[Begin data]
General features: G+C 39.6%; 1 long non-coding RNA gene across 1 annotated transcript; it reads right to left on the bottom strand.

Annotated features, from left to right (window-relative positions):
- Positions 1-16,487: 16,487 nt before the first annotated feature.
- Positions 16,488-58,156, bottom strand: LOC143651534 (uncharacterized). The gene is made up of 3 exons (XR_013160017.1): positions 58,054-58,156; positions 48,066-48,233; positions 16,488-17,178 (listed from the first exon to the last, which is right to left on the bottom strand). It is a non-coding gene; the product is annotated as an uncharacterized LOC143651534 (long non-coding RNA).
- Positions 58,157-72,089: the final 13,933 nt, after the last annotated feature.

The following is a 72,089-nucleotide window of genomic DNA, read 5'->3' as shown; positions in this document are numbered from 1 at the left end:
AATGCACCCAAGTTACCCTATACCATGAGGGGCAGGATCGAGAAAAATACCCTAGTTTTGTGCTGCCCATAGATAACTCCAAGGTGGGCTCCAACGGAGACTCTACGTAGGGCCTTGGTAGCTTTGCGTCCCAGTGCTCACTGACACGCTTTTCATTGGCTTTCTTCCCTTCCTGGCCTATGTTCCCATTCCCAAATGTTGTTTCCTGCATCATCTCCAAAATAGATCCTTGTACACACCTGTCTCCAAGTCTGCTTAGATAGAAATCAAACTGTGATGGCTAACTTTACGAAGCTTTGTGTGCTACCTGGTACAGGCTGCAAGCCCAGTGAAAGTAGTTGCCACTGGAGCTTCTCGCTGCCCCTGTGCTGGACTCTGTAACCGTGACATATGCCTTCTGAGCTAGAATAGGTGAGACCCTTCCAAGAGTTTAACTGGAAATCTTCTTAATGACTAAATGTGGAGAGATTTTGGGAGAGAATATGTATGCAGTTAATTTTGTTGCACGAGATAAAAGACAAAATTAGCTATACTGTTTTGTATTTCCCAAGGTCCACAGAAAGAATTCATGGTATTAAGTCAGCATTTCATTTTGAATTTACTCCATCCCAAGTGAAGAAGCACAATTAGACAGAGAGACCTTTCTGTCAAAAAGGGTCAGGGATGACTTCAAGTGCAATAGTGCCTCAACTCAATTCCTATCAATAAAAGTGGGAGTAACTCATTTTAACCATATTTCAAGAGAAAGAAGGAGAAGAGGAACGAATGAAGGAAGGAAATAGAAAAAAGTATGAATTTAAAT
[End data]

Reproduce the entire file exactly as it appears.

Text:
General features: G+C 39.6%; 1 long non-coding RNA gene across 1 annotated transcript; it reads right to left on the bottom strand.

Annotated features, from left to right (window-relative positions):
- Positions 1-16,487: 16,487 nt before the first annotated feature.
- Positions 16,488-58,156, bottom strand: LOC143651534 (uncharacterized). The gene is made up of 3 exons (XR_013160017.1): positions 58,054-58,156; positions 48,066-48,233; positions 16,488-17,178 (listed from the first exon to the last, which is right to left on the bottom strand). It is a non-coding gene; the product is annotated as an uncharacterized LOC143651534 (long non-coding RNA).
- Positions 58,157-72,089: the final 13,933 nt, after the last annotated feature.

The following is a 72,089-nucleotide window of genomic DNA, read 5'->3' as shown; positions in this document are numbered from 1 at the left end:
AATGCACCCAAGTTACCCTATACCATGAGGGGCAGGATCGAGAAAAATACCCTAGTTTTGTGCTGCCCATAGATAACTCCAAGGTGGGCTCCAACGGAGACTCTACGTAGGGCCTTGGTAGCTTTGCGTCCCAGTGCTCACTGACACGCTTTTCATTGGCTTTCTTCCCTTCCTGGCCTATGTTCCCATTCCCAAATGTTGTTTCCTGCATCATCTCCAAAATAGATCCTTGTACACACCTGTCTCCAAGTCTGCTTAGATAGAAATCAAACTGTGATGGCTAACTTTACGAAGCTTTGTGTGCTACCTGGTACAGGCTGCAAGCCCAGTGAAAGTAGTTGCCACTGGAGCTTCTCGCTGCCCCTGTGCTGGACTCTGTAACCGTGACATATGCCTTCTGAGCTAGAATAGGTGAGACCCTTCCAAGAGTTTAACTGGAAATCTTCTTAATGACTAAATGTGGAGAGATTTTGGGAGAGAATATGTATGCAGTTAATTTTGTTGCACGAGATAAAAGACAAAATTAGCTATACTGTTTTGTATTTCCCAAGGTCCACAGAAAGAATTCATGGTATTAAGTCAGCATTTCATTTTGAATTTACTCCATCCCAAGTGAAGAAGCACAATTAGACAGAGAGACCTTTCTGTCAAAAAGGGTCAGGGATGACTTCAAGTGCAATAGTGCCTCAACTCAATTCCTATCAATAAAAGTGGGAGTAACTCATTTTAACCATATTTCAAGAGAAAGAAGGAGAAGAGGAACGAATGAAGGAAGGAAATAGAAAAAAGTATGAATTTAAAT